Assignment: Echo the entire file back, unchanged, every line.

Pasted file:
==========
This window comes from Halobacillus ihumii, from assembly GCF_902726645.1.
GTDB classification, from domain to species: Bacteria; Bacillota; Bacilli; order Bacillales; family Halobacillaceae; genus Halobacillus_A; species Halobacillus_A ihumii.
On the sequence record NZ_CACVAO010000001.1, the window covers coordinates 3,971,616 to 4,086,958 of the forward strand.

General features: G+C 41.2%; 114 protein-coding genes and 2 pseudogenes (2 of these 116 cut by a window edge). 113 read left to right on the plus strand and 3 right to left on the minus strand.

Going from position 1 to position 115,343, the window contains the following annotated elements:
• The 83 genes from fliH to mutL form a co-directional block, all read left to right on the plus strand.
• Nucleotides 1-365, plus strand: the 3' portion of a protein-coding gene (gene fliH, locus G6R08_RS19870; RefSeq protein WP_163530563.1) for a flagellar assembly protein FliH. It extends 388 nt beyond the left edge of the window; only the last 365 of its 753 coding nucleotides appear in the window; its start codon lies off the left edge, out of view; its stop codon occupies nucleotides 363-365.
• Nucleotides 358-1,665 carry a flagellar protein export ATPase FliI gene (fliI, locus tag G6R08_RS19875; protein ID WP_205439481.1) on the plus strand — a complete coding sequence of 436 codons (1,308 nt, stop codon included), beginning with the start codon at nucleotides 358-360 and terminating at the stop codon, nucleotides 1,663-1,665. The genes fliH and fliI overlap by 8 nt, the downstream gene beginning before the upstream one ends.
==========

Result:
This window comes from Halobacillus ihumii, from assembly GCF_902726645.1.
GTDB classification, from domain to species: Bacteria; Bacillota; Bacilli; order Bacillales; family Halobacillaceae; genus Halobacillus_A; species Halobacillus_A ihumii.
On the sequence record NZ_CACVAO010000001.1, the window covers coordinates 3,971,616 to 4,086,958 of the forward strand.

General features: G+C 41.2%; 114 protein-coding genes and 2 pseudogenes (2 of these 116 cut by a window edge). 113 read left to right on the plus strand and 3 right to left on the minus strand.

Going from position 1 to position 115,343, the window contains the following annotated elements:
• The 83 genes from fliH to mutL form a co-directional block, all read left to right on the plus strand.
• Nucleotides 1-365, plus strand: the 3' portion of a protein-coding gene (gene fliH, locus G6R08_RS19870; RefSeq protein WP_163530563.1) for a flagellar assembly protein FliH. It extends 388 nt beyond the left edge of the window; only the last 365 of its 753 coding nucleotides appear in the window; its start codon lies off the left edge, out of view; its stop codon occupies nucleotides 363-365.
• Nucleotides 358-1,665 carry a flagellar protein export ATPase FliI gene (fliI, locus tag G6R08_RS19875; protein ID WP_205439481.1) on the plus strand — a complete coding sequence of 436 codons (1,308 nt, stop codon included), beginning with the start codon at nucleotides 358-360 and terminating at the stop codon, nucleotides 1,663-1,665. The genes fliH and fliI overlap by 8 nt, the downstream gene beginning before the upstream one ends.